Misaka signed with the New York Knicks in 1947, just months after Jackie Robinson began his MLB career
Wataru “Wat” Misaka was a Japanese-American basketball player who joined the New York Knicks in 1947, becoming the first nonwhite player in modern professional basketball. Prior to his professional career, Misaka played for the University of Utah, where his team won two national championships, in 1944 and 1947. He then signed with the Knicks as a guard, officially joining the Basketball Association of America, the NBA’s forerunner whose stats are counted as part of NBA history. Misaka only played three games with the Knicks before being released by the team. He declined an offer to play for the Harlem Globetrotters and returned to his native Utah, where he worked as a mechanical engineer.
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Died: November 20, 2019 (Who else died on November 20?)
Details of death: Died in Salt Lake City at the age of 95.
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The U.S. in 1947: When Misaka joined the Knicks, not much more than a year had passed since the last Japanese Americans who had been imprisoned in internment camps by the U.S. government during World War II were released. Misaka’s family hadn’t been held; living in Utah, they were removed from the West Coast epicenter of internment. In 1947, anti-Japanese sentiment still lingered in some Americans, and Misaka found mixed reactions in New York, where some accepted him and some hurled racial slurs. And when the Knicks’ president, Vadal Peterson, came to Salt Lake City for contract talks with Misaka, the young player knew he couldn’t stay overnight at the hotel where he met with Peterson – only whites could register there.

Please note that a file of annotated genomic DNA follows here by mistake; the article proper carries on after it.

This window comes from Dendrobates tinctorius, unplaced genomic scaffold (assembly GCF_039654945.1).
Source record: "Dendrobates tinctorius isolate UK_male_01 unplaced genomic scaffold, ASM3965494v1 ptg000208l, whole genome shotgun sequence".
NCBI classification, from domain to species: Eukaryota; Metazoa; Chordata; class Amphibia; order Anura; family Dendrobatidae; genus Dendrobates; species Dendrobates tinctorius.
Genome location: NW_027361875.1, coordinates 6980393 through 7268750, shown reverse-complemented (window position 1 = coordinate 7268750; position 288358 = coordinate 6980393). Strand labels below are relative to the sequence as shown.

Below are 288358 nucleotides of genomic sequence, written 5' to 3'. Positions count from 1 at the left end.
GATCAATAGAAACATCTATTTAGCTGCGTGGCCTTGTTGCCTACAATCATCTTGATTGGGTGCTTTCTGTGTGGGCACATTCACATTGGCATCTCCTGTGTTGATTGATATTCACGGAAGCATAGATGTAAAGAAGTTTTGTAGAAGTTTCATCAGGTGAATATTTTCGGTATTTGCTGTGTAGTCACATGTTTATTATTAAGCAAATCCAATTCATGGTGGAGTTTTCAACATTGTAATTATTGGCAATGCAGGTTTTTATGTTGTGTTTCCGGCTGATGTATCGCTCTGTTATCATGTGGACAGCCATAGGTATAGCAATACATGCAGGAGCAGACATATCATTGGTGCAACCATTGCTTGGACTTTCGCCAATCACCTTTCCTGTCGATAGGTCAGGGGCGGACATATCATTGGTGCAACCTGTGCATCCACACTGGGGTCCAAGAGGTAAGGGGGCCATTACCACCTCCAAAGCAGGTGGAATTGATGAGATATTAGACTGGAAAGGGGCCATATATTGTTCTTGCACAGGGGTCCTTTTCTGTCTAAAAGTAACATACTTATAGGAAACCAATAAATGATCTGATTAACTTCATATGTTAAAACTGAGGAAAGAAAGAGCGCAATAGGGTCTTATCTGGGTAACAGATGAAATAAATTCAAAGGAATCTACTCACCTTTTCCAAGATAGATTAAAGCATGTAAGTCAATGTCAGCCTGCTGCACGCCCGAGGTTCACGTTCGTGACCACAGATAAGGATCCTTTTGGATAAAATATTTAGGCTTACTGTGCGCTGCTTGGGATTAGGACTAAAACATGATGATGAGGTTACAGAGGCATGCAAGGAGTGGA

But tides were beginning to change in the U.S., for Japanese Americans and for other people of color. Jackie Robinson had joined the Brooklyn Dodgers just a few months before Misaka’s Knicks debut. In 1948, Larry Kwong became the first player of Asian descent in the NHL, and two years later, Earl Lloyd joined the Washington Capitols to become the NBA’s first black player.
Notable quote: “It’s kind of strange. My parents were Japanese. But in my entire career I played with whites, so I just feel like I’m just like the rest. The way it was and the way they treated me, I was just another basketball player.” —from an interview with NBA.com
What people said about him: “We achieved things that a lot of people never will. He made us a better team and made me a better person. I can’t say I had anyone I enjoyed being around more than Wat.” —University of Utah teammate Arnie Ferrin
“The passing of Wat Misaka is a significant loss for the nation, and particularly for our Japanese American community. In his accomplishments, he was historic; in his community, he was larger than life. On a very personal level, he was a hero and a friend. From the time I started my career, he took time out to talk to me, was kind, generous, and inspirational.” —Utah Attorney General Sean D. Reyes
“I wrote one of my very first articles for ESPN Magazine on Wat Misaka and I feel privileged to have been able to hear his stories first hand. A sweet, generous human being that I’m proud to know got the shine he deserved in his golden years.” —journalist Ursula Liang
Full obituary: The Salt Lake Tribune